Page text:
To Breastfeed or Not to Breastfeed that is the Question.


Like so many new moms, my friend Sarah struggled with breast feeding.  She felt  tremendous pressure to be the sole provider of nourishment for her firstborn child, and she always worried about her daughter getting enough.  And, if she broke down and gave her a bottle, she felt like a failure.  Sarah is not alone.

Breastfeeding can be a very emotional issue for new mothers.  It can be immensely pleasurable, excruciatingly painful, extraordinarily frustrating, fulfilling, exhausting, joyful, etc.  When a new mom successfully feeds her baby with her own body there is a sense of mastery that is created at a time when everything else in the mother’s life is trial and error.  On the other hand, when breastfeeding does not go well the mother can be left feeling like a failure.

From the beginning, many new moms are flooded with information about the benefits of breastfeeding.   There is tons of research showing that breastfeeding is very beneficial for the child.   But here’s what I know, my grandmother and many of yours did not breastfeed.  In the 1950s, formula was the state-of-the-art so doctors recommended it.  My father, aunts and uncle never had a drop of breast-milk, and they became healthy, successful adults.  In the 1970s my mother-in-law shocked her family when she decided to breastfeed her children.  Both women made a choice that was right for her at the time, and their babies were non the worse for those decisions.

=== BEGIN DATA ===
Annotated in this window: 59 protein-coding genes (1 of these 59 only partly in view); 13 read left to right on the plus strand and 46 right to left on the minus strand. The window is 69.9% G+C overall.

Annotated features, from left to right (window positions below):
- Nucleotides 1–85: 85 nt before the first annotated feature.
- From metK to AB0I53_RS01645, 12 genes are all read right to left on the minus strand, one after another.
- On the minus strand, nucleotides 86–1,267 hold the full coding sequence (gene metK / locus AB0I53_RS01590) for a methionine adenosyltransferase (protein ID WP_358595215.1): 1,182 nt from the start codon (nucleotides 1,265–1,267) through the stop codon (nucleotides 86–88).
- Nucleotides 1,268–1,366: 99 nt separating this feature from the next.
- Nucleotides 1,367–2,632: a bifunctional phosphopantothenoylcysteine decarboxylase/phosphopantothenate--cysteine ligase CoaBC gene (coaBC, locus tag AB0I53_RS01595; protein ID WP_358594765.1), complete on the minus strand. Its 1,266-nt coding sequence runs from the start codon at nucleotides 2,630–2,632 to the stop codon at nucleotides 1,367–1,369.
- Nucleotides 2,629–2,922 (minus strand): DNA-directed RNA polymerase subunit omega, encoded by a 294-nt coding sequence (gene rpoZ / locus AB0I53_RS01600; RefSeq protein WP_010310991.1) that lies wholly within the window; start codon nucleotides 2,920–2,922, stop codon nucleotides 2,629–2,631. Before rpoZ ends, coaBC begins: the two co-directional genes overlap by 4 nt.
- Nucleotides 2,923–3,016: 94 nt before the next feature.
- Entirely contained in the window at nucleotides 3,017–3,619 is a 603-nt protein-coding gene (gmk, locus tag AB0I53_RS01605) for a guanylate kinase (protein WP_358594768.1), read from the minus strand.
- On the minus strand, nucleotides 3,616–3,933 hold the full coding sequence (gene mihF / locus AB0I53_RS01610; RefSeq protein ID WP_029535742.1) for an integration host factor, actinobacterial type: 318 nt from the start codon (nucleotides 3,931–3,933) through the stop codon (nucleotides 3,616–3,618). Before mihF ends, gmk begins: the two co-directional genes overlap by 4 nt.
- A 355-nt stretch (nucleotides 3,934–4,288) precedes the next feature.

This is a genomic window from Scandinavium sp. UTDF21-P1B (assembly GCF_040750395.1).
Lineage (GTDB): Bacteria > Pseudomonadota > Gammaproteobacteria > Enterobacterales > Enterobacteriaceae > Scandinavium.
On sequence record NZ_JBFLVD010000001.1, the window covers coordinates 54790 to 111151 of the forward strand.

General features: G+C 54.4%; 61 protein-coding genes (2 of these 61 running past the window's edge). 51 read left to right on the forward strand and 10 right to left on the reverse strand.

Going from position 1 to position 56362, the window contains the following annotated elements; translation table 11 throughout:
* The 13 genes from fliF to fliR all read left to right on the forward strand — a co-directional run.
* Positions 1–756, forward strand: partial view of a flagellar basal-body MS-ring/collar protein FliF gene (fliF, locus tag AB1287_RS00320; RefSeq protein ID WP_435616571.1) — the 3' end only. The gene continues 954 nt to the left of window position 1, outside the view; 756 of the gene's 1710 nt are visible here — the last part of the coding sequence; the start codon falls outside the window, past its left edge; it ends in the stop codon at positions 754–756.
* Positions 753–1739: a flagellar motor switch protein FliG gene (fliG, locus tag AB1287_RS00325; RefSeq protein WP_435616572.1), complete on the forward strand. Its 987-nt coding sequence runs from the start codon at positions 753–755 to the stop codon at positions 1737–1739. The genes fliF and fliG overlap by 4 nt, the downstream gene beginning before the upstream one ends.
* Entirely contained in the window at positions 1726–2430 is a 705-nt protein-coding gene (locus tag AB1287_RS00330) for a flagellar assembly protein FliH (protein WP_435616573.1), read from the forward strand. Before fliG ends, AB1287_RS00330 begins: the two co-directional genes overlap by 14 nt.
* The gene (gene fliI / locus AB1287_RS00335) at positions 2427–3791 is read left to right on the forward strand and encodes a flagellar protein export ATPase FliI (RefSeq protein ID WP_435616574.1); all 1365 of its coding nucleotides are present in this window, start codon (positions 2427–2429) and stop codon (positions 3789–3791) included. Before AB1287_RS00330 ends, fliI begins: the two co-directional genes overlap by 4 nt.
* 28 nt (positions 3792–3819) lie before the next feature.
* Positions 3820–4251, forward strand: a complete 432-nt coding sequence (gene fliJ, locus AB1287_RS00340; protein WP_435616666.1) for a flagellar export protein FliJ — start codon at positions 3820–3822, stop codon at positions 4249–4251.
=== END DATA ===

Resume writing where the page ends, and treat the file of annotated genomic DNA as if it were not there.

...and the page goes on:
New moms encounter so many opinions from friends, family, books, doctors and society.  The bottom line is that there is no right or wrong answer.  Breast feeding is fabulous, but it is not essential.  Every woman must weigh the pros and cons and come up with a decision that makes sense for her life.

As for Sarah, by the time her second baby came along she had learned to be much more forgiving herself.